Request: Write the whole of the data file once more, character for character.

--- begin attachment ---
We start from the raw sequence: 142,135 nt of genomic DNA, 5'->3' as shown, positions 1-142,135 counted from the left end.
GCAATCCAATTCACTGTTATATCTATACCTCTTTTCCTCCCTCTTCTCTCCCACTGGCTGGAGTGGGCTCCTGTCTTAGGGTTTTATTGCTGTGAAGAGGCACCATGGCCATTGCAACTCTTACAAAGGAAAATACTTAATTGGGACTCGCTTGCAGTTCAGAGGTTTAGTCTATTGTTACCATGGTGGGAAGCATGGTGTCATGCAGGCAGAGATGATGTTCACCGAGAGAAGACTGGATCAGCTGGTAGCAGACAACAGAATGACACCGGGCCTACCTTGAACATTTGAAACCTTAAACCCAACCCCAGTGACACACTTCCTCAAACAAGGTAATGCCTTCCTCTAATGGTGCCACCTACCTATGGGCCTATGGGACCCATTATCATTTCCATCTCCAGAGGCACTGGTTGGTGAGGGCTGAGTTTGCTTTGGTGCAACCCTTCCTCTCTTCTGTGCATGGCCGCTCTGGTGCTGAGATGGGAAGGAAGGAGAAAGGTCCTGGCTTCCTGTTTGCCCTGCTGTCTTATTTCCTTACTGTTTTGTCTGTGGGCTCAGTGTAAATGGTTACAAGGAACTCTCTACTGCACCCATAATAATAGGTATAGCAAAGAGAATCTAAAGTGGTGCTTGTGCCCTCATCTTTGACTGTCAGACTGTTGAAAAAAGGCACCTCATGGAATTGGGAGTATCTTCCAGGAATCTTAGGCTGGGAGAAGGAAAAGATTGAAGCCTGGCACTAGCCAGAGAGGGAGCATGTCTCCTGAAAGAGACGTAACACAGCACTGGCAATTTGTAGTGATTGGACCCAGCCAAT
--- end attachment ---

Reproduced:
We start from the raw sequence: 142,135 nt of genomic DNA, 5'->3' as shown, positions 1-142,135 counted from the left end.
GCAATCCAATTCACTGTTATATCTATACCTCTTTTCCTCCCTCTTCTCTCCCACTGGCTGGAGTGGGCTCCTGTCTTAGGGTTTTATTGCTGTGAAGAGGCACCATGGCCATTGCAACTCTTACAAAGGAAAATACTTAATTGGGACTCGCTTGCAGTTCAGAGGTTTAGTCTATTGTTACCATGGTGGGAAGCATGGTGTCATGCAGGCAGAGATGATGTTCACCGAGAGAAGACTGGATCAGCTGGTAGCAGACAACAGAATGACACCGGGCCTACCTTGAACATTTGAAACCTTAAACCCAACCCCAGTGACACACTTCCTCAAACAAGGTAATGCCTTCCTCTAATGGTGCCACCTACCTATGGGCCTATGGGACCCATTATCATTTCCATCTCCAGAGGCACTGGTTGGTGAGGGCTGAGTTTGCTTTGGTGCAACCCTTCCTCTCTTCTGTGCATGGCCGCTCTGGTGCTGAGATGGGAAGGAAGGAGAAAGGTCCTGGCTTCCTGTTTGCCCTGCTGTCTTATTTCCTTACTGTTTTGTCTGTGGGCTCAGTGTAAATGGTTACAAGGAACTCTCTACTGCACCCATAATAATAGGTATAGCAAAGAGAATCTAAAGTGGTGCTTGTGCCCTCATCTTTGACTGTCAGACTGTTGAAAAAAGGCACCTCATGGAATTGGGAGTATCTTCCAGGAATCTTAGGCTGGGAGAAGGAAAAGATTGAAGCCTGGCACTAGCCAGAGAGGGAGCATGTCTCCTGAAAGAGACGTAACACAGCACTGGCAATTTGTAGTGATTGGACCCAGCCAAT